Whilst it’s an integral part of the dish’s flavour, the amount of chilli you chose to add to your phat kaphrao comes down to personal preference and tolerance levels. Like most Thais I love my chillies, but I prefer to err on the side of caution when adding them to the dish as the heat of chillies can be notoriously unpredictable. Instead I prefer to serve the bulk of the chillies on the side (chopped and steeped in white rice vinegar) which allows you to add as much heat as you are in the mood for.

For more delicious Thai recipes please click here, or if you need tips on stocking your Thai Pantry please click here.

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Pumpkin Ravioli with Shaved Fennel & Burnt Sage Butter

For somebody who loves feeding others, I seem to have a propensity for surrounding myself with people with serious food issues.

The omnipresence of my famously flavourphobic partner aside, my small circle of family and friends seem to be a motley crew made up of those with various intolerances, medically restricted diets, committed (and occasional) vegetarians, coriander-loathers, banana-haters and even someone who can’t eat anything green. Whilst I love feeding each and every one of them, they do, however, present somewhat of a challenge to cook for. Luckily (for them?), I do love a good challenge and catering for theirPumpkin Ravioli with Shaved Fennel & Burnt Sage Butter specific needs and preferences does force me to try out new things. More often than not, the end results become firm personal favourites.

Which brings me to this particular recipe: Pumpkin Ravioli with Shaved Fennel and Burnt Sage Butter – a dish so insanely good, just saying the name makes my mouth water! Born out of the need to feed a friend who is a borderline vegetarian (and a selfish desire to use a ravioli mould that I bought when last in Rome), this delightful little dish is damn near pasta-perfection on a plate.

A variation of the Italian classic Ravioli di Zucca, the addition of the thinly shaved fennel is a refreshing twist, both in terms of texture and flavour. The crisp fennel and lemon cuts through the richness of the pumpkin/pasta parcels and burnt butter, giving the original dish much needed balance.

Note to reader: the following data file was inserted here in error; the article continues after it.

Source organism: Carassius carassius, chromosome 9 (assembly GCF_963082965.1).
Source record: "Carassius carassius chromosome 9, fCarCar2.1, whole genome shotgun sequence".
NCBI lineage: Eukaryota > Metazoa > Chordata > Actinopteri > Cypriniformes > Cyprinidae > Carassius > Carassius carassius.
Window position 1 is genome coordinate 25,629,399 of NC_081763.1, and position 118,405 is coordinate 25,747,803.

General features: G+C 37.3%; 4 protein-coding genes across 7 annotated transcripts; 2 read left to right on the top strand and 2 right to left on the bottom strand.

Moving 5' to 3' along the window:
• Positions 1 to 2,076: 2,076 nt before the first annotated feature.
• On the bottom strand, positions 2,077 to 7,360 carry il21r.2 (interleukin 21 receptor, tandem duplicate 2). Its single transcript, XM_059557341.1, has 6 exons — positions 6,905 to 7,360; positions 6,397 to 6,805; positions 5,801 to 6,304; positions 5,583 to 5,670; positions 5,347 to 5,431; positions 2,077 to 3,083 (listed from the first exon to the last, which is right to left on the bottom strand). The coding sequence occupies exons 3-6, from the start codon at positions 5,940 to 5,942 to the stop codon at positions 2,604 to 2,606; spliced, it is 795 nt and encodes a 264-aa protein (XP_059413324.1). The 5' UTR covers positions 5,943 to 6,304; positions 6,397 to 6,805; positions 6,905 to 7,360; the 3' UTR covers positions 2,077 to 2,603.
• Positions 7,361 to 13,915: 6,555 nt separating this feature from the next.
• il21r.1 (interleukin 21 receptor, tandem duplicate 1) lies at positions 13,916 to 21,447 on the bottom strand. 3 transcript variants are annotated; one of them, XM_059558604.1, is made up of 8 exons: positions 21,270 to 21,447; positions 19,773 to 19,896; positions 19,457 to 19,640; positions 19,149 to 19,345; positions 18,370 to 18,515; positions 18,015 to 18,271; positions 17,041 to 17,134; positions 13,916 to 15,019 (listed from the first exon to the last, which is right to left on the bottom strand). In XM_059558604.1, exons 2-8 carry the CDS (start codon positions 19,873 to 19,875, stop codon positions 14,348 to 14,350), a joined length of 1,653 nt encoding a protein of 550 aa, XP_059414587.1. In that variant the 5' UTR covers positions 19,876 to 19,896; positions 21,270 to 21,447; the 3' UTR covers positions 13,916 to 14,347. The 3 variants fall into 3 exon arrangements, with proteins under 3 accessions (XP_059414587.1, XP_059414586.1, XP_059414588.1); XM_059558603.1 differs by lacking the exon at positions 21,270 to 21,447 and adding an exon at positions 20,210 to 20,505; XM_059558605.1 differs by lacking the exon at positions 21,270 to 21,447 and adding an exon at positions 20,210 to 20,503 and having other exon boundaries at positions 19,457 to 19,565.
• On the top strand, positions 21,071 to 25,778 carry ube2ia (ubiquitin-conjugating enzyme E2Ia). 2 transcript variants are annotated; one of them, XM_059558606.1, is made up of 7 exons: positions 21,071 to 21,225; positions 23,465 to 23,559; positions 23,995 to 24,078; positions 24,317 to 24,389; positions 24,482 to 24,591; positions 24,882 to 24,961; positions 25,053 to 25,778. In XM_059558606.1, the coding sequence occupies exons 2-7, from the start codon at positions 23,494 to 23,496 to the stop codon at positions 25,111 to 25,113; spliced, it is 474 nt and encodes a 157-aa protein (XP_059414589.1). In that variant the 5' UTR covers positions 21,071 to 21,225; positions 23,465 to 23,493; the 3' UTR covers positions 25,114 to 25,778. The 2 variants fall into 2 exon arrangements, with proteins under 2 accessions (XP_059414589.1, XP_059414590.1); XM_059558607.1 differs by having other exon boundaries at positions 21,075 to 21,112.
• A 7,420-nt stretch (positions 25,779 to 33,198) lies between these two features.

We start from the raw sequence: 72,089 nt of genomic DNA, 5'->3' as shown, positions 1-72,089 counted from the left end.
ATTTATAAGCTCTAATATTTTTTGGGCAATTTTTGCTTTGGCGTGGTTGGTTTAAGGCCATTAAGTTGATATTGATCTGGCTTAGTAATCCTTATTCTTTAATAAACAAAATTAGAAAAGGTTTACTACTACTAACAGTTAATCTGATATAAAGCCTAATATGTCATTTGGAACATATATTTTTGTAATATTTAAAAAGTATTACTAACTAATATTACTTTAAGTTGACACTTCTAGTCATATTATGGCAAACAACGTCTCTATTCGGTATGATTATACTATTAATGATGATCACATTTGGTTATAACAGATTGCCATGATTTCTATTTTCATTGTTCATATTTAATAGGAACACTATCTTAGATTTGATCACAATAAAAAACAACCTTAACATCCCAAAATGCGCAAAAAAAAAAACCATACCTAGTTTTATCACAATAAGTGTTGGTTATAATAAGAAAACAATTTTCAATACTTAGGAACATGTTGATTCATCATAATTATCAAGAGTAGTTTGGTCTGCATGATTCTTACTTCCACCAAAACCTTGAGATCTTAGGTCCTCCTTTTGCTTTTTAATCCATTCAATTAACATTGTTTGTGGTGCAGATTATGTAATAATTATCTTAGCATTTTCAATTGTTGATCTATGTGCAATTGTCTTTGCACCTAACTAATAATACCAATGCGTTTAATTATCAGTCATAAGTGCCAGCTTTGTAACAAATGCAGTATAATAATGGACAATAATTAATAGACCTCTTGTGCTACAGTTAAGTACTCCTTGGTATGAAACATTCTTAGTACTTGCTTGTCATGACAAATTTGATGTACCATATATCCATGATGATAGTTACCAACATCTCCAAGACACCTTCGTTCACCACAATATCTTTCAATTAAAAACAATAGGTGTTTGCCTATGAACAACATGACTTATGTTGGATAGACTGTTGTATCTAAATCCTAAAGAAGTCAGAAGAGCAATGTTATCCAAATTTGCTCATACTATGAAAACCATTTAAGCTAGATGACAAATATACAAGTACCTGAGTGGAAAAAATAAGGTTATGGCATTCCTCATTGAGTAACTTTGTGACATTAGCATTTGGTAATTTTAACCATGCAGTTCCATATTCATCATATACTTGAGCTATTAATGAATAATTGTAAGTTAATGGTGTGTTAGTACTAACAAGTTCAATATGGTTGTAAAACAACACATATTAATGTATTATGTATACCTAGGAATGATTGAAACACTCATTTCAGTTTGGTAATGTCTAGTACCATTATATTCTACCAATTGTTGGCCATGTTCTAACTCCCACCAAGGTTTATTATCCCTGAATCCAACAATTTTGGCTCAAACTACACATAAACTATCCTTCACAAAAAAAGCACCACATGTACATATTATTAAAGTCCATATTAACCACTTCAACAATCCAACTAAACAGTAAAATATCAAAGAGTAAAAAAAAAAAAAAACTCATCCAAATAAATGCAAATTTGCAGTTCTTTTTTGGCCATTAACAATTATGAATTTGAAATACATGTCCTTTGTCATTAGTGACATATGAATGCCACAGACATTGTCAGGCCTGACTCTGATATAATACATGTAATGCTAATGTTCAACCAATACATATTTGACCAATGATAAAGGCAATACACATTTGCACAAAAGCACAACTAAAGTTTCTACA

This satisfying dish makes for an amazing starter, as it does a worthy main.

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Lasagne

It may not be considered the most exciting meal these days, but lasagne will forever be a dish close to my heart.

Believe it or not I was a painfully fussy eater when I was a child and lasagne was one of the few dishes I really enjoyed. Fuelled by an unhealthy affinity with Garfield the Cat, my youthful appetite for lasagne was as insatiable as  that of the grumpy ginger feline himself! Whenever my mother asked what I wanted to have for a special occasion the answer was always the same: lasagne, lasagne, lasagne!

LasagneIn a world obsessed with carb-cutting, the humble lasagne has become somewhat of a relic of family style cooking – a dish that your good old mum would make because she doesn’t know any better or hasn’t bought a new cookbook since 1985. A crying shame really, as this oven-baked Italian classic is a victim of its own popularity. Much like the equally misunderstood and shamelessly corrupted Spaghetti Bolognese, lasagne is in fact a dish of noble proportion and should be appreciated as such. Made well and with love, lasagne is truly a paragon of pasta perfection.

Rich and layered, lasagne is to food what a  hot water bottle is to a winter’s bed: the ultimate comfort. To build the perfect lasagne each layer must be generous and distinct, a balanced ménage à trois of punchy ragu (meat sauce), cheesy béchamel sauce and silky pasta.

Lasagne also needs time to rest before serving. Allowing it to cool down will afford each layer the opportunity to solidify its presence in the overall dish and not be overwhelmed by the molten maelstrom of flavour that is a lasagne immediately after it’s taken out of the oven. At least half an hour is needed for everything to cool down although a couple of hours would be better, but overnight in the fridge would be ideal.

Lasagne reheats wonderfully in the microwave in just a few minutes or in an oven (covered in foil) at 180°C for about 15 minutes.